I followed a circuitous route to oil painting. Moving from a rainy childhood in the NW to Colorado Rockies then to Utah Wasatch and far flung travel in between exposed me to dramatic landscapes. As a hiker, skier and biker I always needed to be outdoors in any weather. But standing there behind an easel trying to convey this passion was quite another matter. My education and art career as a textile designer had not prepared me for this moment of truth. Where to start? It was as if I had never seen a simple tree before. The slogan is that you have to do 100 pieces before you can call yourself a painter. I wish. I have the advantage of the proximity of great master teachers here in Utah, which I wisely latched onto. Still. You have to find your own voice at the end of the day, maybe after 500 attempts. And counting. It’s a lot like becoming fluent in a foreign language. At a certain point it becomes intuitive and you feel free to express yourself. As I progress, I reconfirm my certainty that being face to face with your subject is the real experience, the true spirit of understanding it in all its nuance. Like many painters, I first do one or more small plein air (direct) studies to get the best angle on the view. I then take it back to the studio as the basis for a larger piece.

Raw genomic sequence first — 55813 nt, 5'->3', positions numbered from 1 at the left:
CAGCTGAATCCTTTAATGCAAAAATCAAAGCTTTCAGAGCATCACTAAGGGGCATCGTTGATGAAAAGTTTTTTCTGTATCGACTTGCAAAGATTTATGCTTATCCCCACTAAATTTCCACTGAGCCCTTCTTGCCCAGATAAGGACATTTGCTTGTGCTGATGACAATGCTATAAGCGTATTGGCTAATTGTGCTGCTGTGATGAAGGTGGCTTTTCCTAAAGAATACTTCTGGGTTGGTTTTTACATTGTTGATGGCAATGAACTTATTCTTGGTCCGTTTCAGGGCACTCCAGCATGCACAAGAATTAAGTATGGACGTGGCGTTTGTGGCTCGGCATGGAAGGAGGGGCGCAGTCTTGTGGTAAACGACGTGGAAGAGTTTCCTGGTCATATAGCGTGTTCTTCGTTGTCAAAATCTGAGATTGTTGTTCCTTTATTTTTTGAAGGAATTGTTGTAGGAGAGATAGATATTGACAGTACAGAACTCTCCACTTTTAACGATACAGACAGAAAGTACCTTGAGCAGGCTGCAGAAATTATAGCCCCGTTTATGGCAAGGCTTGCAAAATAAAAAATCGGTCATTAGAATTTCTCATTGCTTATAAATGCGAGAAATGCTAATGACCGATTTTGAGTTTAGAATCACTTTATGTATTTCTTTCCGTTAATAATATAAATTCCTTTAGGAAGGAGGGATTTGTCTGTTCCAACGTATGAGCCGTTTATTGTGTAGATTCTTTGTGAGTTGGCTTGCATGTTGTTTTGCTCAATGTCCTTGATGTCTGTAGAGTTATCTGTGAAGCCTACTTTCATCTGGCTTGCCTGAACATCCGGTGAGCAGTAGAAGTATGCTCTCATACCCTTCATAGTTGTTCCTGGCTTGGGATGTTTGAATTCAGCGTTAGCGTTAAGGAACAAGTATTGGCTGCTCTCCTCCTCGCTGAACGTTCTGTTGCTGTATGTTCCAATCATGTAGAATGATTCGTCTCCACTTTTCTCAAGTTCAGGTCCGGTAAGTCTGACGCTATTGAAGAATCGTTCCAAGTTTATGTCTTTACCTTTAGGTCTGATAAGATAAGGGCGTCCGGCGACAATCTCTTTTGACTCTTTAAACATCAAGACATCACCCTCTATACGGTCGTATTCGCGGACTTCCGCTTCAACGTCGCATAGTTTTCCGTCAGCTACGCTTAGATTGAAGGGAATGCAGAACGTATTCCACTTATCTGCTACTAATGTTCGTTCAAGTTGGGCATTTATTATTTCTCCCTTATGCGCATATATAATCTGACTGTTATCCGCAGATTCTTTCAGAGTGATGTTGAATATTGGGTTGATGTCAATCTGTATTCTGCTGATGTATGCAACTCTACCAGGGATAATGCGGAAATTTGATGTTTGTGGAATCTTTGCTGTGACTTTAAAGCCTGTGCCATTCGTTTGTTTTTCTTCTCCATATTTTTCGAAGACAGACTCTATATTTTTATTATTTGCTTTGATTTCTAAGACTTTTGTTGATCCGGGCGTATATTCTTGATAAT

Of course, I take lots of photos as the light changes which I use as aids in composition but never as primary source material and certainly not for color information. That has to come from first-hand observation on site. I usually have several pieces going at once so I won’t get stuck on one and lose my first impulse. Hours pass like minutes with a paintbrush in my hand.